BOONE — On Monday morning, Jan. 4, High Country residents awoke to a sight which has been oddly absent for the first few weeks of winter.
For some, the return of cold temperatures and snowfall is seen as nothing more than an inconvenience to business and travel.
For others, such as owners and employees at ski resorts across the area, the overdue renewal of seasonal weather patterns is a welcome sight indeed.
After an unseasonably warm December, many such businesses, as well as those who rely on them, greeted the past weekend’s cold snap with a sense of relief.
During the past weekend, snowblowers at Appalachian Ski Mountain, Beech Mountain and Sugar Mountain were working overtime, utilizing the icy temperatures to establish fresh layers of powder to kick off the ski season in earnest.
According to Beech Mountain Resort Marketing Director Talia Freeman, the weekend of Jan. 2 and 3 saw a resurgence of skiers on Beech. With five of the 15 slopes open during the weekend, skiers of every skill level had opportunities to take a ride.
“This weekend was busy, so we’re happy,” Freeman said. “We have a lot of different restaurants here, scenic lift rides and our ski shop open. I think that we’re going to have a really good January and Feburary. It looks like the weather is turning around, so we’re excited. A lot of people are just pushing their trips back and that is fine with us.”
On Jan. 9, Beech Mountain held its second annual Winterfest Beer Festival, offering guests samples of 50 different brews from across Western North Carolina.
As of Monday, Jan. 4, Sugar Mountain had six of its 21 slopes open for skiers and snowboarders, with hopes of opening more by the following weekend.
Webcams showed a flurry of activity at the base of the mountain, as snow sport enthusiasts lined up for the lifts.
“We had a terrific weekend. Saturday was very busy,” Sugar Mountain Vice President Kim Jochl said. “Lots of people finally got the opportunity to ski and snowboard.”
In addition to opening its ski slopes for the fifth time this season, the resort also had ice skaters out on its refrigerated skating rink.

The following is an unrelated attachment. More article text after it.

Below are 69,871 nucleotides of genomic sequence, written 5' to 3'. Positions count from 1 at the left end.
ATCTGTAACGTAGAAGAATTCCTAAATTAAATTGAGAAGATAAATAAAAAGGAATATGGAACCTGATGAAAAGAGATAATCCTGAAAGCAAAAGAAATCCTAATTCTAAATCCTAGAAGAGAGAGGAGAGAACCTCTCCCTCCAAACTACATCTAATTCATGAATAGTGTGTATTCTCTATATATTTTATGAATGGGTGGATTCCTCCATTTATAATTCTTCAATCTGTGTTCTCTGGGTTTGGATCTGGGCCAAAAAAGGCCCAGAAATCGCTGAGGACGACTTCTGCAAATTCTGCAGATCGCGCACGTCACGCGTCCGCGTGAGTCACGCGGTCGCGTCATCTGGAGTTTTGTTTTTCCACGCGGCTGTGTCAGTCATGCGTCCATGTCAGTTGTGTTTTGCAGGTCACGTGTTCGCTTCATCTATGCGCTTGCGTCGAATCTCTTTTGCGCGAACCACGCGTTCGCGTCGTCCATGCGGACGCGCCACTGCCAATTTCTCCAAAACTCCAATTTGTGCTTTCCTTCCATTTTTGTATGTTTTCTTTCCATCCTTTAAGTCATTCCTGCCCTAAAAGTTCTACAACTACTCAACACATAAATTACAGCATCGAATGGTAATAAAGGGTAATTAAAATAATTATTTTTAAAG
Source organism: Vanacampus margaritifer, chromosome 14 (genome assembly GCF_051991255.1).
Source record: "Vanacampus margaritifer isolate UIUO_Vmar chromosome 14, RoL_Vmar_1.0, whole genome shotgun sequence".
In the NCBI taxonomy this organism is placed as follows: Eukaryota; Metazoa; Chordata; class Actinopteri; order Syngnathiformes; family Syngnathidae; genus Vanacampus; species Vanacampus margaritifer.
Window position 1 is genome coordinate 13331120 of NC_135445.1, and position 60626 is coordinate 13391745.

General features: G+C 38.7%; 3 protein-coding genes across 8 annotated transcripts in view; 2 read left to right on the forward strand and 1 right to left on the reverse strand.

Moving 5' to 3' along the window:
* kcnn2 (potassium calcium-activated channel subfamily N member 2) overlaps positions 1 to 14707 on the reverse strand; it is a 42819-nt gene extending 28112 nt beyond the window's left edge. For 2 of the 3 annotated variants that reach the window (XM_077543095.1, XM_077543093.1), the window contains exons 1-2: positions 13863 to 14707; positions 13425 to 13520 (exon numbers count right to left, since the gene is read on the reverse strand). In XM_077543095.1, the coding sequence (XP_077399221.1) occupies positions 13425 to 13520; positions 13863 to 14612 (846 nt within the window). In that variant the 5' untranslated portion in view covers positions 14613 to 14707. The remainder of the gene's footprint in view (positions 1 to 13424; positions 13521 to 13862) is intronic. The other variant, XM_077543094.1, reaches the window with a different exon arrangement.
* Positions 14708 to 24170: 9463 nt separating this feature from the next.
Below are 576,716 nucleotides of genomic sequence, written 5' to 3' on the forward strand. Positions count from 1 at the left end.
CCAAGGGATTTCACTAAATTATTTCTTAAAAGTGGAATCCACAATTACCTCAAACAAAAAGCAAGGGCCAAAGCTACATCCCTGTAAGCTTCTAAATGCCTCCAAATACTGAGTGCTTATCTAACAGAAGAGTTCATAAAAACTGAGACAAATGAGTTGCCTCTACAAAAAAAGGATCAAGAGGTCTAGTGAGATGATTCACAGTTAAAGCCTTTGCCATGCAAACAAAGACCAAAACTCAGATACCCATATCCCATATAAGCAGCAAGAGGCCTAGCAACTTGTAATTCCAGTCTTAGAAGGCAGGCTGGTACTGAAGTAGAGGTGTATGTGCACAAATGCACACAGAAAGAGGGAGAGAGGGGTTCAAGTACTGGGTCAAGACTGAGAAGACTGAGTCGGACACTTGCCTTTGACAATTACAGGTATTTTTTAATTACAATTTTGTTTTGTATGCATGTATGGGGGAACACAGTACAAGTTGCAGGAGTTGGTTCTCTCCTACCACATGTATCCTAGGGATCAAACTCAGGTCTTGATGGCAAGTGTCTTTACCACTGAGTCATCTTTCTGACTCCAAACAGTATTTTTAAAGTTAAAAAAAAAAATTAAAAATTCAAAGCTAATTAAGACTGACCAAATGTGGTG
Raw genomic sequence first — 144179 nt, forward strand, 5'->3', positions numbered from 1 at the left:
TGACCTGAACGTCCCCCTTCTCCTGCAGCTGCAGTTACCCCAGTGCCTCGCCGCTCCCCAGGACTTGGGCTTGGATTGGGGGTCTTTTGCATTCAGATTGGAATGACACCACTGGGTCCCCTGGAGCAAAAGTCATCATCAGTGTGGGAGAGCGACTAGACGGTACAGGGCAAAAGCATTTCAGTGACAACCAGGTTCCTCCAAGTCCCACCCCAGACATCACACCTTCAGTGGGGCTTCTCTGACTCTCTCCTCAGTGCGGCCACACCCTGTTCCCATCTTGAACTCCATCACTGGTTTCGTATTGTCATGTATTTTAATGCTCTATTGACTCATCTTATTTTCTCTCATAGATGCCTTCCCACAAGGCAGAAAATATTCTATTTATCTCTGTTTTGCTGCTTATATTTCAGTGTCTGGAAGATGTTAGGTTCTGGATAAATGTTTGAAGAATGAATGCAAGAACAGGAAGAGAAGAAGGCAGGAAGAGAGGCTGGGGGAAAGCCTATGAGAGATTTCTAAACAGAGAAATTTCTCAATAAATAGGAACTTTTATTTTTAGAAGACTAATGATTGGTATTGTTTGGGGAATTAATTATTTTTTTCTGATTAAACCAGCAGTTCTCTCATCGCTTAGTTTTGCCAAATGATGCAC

For the coming weekend, the resort will offer guided snowshoe tours in addition to regular activities such as skiing and snowboarding.
Jochl said that the resort hopes to have two of its larger slopes open this week, Big Birch and Gunther’s Way.
Sugar Mountain unveiled its new ski lift, the Summit Express, in October.
With snow blowing full speed, Jochl says that the turbo-powered lift has been “a big hit.”
Appalachian Ski Mountain
For Appalachian Ski Mountain, the cold weather allowed the resort to host the North Carolina Special Olympics Winter Games during Jan. 3 and 4, which had been in jeopardy of cancellation due to the prior warm weather.
On Jan. 4, the resort had seven of 10 slopes open and Appalachian Ski Mountain President Brad Moretz expects that more will open throughout the week.
“We opened up on Sunday and had a fantastic day and night,” Moretz said. “We’re making snow all day today and have a great snowmaking forecast for the next couple of days. I’m sure we’ll make several feet during this time, so we should be in great shape for the rest of the season.”
During the Winter Games, more than 140 athletes and coaches from across North Carolina and from Virginia took to the slopes for two days of fun and friendship.
Working in tandem with App Ski’s French-Swiss Ski College, Special Olympics skiers competed for medals earlier this week.
French-Swiss President Jim Cottrell described the event as a great success.
“Everybody left here happy. We had great ski conditions and who would have thought that three days ago?” Cottrell said. “Yesterday (Jan. 3) was perfect. It was about 40 degrees and the snow was really good. Monday was a little colder, but everybody handled it really well and a good time was had by all.”
Unlike many businesses which rely on a particular type of weather to operate, Hawksnest has the best of both worlds.
According to owner Lenny Cottom, his business can easily weather the transition between warm and cold temperatures due to its dual-business model, which incorporates a combination of zipline tours and snow tubing.
“We haven’t had any snowtubing guests, but we’ve been booked solid for the zip lines,” Cottom said. “It’s been good to have something for people to do when we didn’t have the snow.”
Cottom anticipates that snow tubing will pick up in the next few weeks, as cool temperatures allow Hawksnest to blow more snow.
With lows in the 20s predicted for much of the coming week, conditions should allow the resorts to continue with snow blowing.
Although December 2015 was not kind to the slopes, January is shaping up to be a better month for the tourism industry in general.
With 2016 off to a solid start, it would seem that all those calls of “Let it snow, let it snow, let it snow,” did not fall on deaf ears.